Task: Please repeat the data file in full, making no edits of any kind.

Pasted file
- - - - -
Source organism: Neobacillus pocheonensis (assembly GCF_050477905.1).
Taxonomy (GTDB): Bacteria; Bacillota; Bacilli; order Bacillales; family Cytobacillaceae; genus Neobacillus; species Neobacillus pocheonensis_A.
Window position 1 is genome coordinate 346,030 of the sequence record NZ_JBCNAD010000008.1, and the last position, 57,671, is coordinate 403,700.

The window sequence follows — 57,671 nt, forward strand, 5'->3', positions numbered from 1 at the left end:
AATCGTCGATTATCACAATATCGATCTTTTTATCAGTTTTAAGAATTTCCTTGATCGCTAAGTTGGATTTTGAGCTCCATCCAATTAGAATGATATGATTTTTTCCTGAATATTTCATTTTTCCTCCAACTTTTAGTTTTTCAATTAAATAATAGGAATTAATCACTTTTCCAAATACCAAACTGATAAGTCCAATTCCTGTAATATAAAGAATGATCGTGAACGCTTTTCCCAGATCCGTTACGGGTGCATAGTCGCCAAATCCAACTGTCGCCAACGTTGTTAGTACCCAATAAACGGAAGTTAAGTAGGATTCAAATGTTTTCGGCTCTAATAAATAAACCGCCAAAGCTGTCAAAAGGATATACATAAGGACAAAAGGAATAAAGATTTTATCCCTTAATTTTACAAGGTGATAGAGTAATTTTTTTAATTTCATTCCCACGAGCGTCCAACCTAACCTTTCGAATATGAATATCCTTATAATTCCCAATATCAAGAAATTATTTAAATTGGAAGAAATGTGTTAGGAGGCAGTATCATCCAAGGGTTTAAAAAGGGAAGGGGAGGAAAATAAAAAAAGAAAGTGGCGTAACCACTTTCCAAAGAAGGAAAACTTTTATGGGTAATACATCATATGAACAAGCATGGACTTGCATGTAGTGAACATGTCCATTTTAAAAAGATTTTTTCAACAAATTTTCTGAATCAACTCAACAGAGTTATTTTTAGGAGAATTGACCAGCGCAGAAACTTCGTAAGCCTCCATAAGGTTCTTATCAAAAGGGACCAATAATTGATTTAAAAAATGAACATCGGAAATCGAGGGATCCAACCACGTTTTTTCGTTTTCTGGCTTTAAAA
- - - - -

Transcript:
Source organism: Neobacillus pocheonensis (assembly GCF_050477905.1).
Taxonomy (GTDB): Bacteria; Bacillota; Bacilli; order Bacillales; family Cytobacillaceae; genus Neobacillus; species Neobacillus pocheonensis_A.
Window position 1 is genome coordinate 346,030 of the sequence record NZ_JBCNAD010000008.1, and the last position, 57,671, is coordinate 403,700.

The window sequence follows — 57,671 nt, forward strand, 5'->3', positions numbered from 1 at the left end:
AATCGTCGATTATCACAATATCGATCTTTTTATCAGTTTTAAGAATTTCCTTGATCGCTAAGTTGGATTTTGAGCTCCATCCAATTAGAATGATATGATTTTTTCCTGAATATTTCATTTTTCCTCCAACTTTTAGTTTTTCAATTAAATAATAGGAATTAATCACTTTTCCAAATACCAAACTGATAAGTCCAATTCCTGTAATATAAAGAATGATCGTGAACGCTTTTCCCAGATCCGTTACGGGTGCATAGTCGCCAAATCCAACTGTCGCCAACGTTGTTAGTACCCAATAAACGGAAGTTAAGTAGGATTCAAATGTTTTCGGCTCTAATAAATAAACCGCCAAAGCTGTCAAAAGGATATACATAAGGACAAAAGGAATAAAGATTTTATCCCTTAATTTTACAAGGTGATAGAGTAATTTTTTTAATTTCATTCCCACGAGCGTCCAACCTAACCTTTCGAATATGAATATCCTTATAATTCCCAATATCAAGAAATTATTTAAATTGGAAGAAATGTGTTAGGAGGCAGTATCATCCAAGGGTTTAAAAAGGGAAGGGGAGGAAAATAAAAAAAGAAAGTGGCGTAACCACTTTCCAAAGAAGGAAAACTTTTATGGGTAATACATCATATGAACAAGCATGGACTTGCATGTAGTGAACATGTCCATTTTAAAAAGATTTTTTCAACAAATTTTCTGAATCAACTCAACAGAGTTATTTTTAGGAGAATTGACCAGCGCAGAAACTTCGTAAGCCTCCATAAGGTTCTTATCAAAAGGGACCAATAATTGATTTAAAAAATGAACATCGGAAATCGAGGGATCCAACCACGTTTTTTCGTTTTCTGGCTTTAAAA